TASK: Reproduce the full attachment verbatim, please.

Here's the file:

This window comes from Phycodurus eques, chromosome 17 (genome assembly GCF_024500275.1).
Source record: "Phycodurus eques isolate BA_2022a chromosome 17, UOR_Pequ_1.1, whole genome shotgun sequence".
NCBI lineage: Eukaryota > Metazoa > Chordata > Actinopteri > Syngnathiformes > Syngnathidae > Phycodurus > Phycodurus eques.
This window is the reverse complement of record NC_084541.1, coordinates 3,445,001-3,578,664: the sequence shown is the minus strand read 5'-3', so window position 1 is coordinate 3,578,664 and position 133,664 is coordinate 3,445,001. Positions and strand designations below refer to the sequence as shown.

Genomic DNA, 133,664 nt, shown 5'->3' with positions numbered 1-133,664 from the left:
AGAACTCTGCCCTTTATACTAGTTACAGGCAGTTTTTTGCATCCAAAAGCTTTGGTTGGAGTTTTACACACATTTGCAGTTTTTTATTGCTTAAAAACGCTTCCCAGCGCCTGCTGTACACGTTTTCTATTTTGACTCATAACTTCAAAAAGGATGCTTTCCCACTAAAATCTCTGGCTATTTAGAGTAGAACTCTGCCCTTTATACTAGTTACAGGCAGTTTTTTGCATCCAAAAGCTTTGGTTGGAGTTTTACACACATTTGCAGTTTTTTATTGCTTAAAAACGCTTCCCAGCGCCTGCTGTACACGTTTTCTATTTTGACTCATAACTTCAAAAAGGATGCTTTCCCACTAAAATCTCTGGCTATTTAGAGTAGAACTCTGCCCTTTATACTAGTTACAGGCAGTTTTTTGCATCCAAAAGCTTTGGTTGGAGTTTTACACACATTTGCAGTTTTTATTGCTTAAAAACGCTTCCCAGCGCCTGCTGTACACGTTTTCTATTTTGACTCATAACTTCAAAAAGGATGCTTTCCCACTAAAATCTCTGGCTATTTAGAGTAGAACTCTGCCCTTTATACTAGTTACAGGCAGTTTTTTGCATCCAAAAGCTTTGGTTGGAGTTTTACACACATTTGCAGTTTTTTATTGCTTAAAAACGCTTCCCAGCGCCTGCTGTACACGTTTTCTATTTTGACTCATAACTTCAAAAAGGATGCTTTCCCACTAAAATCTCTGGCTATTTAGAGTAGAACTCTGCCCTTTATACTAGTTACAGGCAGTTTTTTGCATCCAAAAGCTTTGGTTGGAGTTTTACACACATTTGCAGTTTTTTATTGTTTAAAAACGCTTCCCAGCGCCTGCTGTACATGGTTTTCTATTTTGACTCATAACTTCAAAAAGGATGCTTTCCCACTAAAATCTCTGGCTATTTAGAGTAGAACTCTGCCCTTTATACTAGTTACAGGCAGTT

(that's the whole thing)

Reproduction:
This window comes from Phycodurus eques, chromosome 17 (genome assembly GCF_024500275.1).
Source record: "Phycodurus eques isolate BA_2022a chromosome 17, UOR_Pequ_1.1, whole genome shotgun sequence".
NCBI lineage: Eukaryota > Metazoa > Chordata > Actinopteri > Syngnathiformes > Syngnathidae > Phycodurus > Phycodurus eques.
This window is the reverse complement of record NC_084541.1, coordinates 3,445,001-3,578,664: the sequence shown is the minus strand read 5'-3', so window position 1 is coordinate 3,578,664 and position 133,664 is coordinate 3,445,001. Positions and strand designations below refer to the sequence as shown.

Genomic DNA, 133,664 nt, shown 5'->3' with positions numbered 1-133,664 from the left:
AGAACTCTGCCCTTTATACTAGTTACAGGCAGTTTTTTGCATCCAAAAGCTTTGGTTGGAGTTTTACACACATTTGCAGTTTTTTATTGCTTAAAAACGCTTCCCAGCGCCTGCTGTACACGTTTTCTATTTTGACTCATAACTTCAAAAAGGATGCTTTCCCACTAAAATCTCTGGCTATTTAGAGTAGAACTCTGCCCTTTATACTAGTTACAGGCAGTTTTTTGCATCCAAAAGCTTTGGTTGGAGTTTTACACACATTTGCAGTTTTTTATTGCTTAAAAACGCTTCCCAGCGCCTGCTGTACACGTTTTCTATTTTGACTCATAACTTCAAAAAGGATGCTTTCCCACTAAAATCTCTGGCTATTTAGAGTAGAACTCTGCCCTTTATACTAGTTACAGGCAGTTTTTTGCATCCAAAAGCTTTGGTTGGAGTTTTACACACATTTGCAGTTTTTATTGCTTAAAAACGCTTCCCAGCGCCTGCTGTACACGTTTTCTATTTTGACTCATAACTTCAAAAAGGATGCTTTCCCACTAAAATCTCTGGCTATTTAGAGTAGAACTCTGCCCTTTATACTAGTTACAGGCAGTTTTTTGCATCCAAAAGCTTTGGTTGGAGTTTTACACACATTTGCAGTTTTTTATTGCTTAAAAACGCTTCCCAGCGCCTGCTGTACACGTTTTCTATTTTGACTCATAACTTCAAAAAGGATGCTTTCCCACTAAAATCTCTGGCTATTTAGAGTAGAACTCTGCCCTTTATACTAGTTACAGGCAGTTTTTTGCATCCAAAAGCTTTGGTTGGAGTTTTACACACATTTGCAGTTTTTTATTGTTTAAAAACGCTTCCCAGCGCCTGCTGTACATGGTTTTCTATTTTGACTCATAACTTCAAAAAGGATGCTTTCCCACTAAAATCTCTGGCTATTTAGAGTAGAACTCTGCCCTTTATACTAGTTACAGGCAGTT